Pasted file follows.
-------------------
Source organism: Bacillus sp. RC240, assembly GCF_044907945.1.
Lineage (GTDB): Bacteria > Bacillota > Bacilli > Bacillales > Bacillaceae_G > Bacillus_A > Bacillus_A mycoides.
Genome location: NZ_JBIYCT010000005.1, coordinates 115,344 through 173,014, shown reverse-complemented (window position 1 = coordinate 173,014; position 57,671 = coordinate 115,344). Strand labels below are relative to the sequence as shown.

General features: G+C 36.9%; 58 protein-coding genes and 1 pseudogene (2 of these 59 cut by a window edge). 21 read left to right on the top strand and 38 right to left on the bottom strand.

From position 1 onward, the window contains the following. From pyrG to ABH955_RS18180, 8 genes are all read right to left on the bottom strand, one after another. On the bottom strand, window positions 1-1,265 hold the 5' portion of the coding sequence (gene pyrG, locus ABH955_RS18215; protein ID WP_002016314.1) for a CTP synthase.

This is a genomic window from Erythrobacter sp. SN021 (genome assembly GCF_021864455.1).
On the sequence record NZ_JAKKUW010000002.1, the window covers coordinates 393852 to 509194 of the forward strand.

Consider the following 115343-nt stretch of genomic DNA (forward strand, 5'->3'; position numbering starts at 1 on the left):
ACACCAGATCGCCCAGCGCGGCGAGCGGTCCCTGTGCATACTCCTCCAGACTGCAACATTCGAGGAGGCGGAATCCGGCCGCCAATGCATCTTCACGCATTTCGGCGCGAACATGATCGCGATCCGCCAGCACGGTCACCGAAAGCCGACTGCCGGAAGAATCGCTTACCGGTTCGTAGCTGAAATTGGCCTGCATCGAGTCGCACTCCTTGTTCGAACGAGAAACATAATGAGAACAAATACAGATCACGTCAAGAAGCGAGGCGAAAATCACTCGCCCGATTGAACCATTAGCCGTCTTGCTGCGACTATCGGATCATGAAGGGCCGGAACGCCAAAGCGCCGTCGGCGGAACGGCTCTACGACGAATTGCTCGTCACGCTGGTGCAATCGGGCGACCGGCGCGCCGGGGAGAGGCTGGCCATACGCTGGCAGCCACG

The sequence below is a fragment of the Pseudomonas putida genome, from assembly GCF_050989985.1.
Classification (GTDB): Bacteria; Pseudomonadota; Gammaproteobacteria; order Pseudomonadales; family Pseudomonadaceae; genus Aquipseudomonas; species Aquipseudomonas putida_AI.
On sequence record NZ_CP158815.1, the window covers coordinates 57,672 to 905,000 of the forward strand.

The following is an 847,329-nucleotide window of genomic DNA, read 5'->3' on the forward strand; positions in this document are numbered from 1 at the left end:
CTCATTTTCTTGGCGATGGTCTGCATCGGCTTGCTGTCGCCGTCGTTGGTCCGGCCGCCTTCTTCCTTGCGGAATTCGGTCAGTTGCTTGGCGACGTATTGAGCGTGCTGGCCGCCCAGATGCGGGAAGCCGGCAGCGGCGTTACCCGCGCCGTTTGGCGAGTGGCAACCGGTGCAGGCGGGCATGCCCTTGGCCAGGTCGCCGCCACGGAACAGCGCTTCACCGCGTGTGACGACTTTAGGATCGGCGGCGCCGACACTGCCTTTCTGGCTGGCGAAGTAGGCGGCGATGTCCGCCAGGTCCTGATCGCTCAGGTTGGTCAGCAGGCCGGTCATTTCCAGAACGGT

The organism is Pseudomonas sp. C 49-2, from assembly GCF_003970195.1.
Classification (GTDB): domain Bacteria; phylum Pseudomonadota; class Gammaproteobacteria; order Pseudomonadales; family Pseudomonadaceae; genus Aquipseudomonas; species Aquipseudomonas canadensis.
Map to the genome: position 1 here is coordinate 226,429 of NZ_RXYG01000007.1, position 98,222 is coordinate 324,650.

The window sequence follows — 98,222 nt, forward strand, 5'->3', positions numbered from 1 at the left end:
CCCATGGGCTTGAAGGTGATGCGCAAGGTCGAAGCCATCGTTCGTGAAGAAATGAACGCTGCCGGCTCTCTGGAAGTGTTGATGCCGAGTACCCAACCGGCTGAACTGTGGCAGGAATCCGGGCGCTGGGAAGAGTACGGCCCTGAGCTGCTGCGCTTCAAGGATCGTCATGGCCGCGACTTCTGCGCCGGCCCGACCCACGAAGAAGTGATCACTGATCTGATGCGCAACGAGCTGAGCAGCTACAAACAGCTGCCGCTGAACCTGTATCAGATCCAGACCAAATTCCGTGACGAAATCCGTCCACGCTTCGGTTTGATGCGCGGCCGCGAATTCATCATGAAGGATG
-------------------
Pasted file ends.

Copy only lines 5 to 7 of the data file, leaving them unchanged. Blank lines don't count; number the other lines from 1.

From position 1 onward, the window contains the following. From pyrG to ABH955_RS18180, 8 genes are all read right to left on the bottom strand, one after another. On the bottom strand, window positions 1-1,265 hold the 5' portion of the coding sequence (gene pyrG, locus ABH955_RS18215; protein ID WP_002016314.1) for a CTP synthase.

This is a genomic window from Erythrobacter sp. SN021 (genome assembly GCF_021864455.1).
On the sequence record NZ_JAKKUW010000002.1, the window covers coordinates 393852 to 509194 of the forward strand.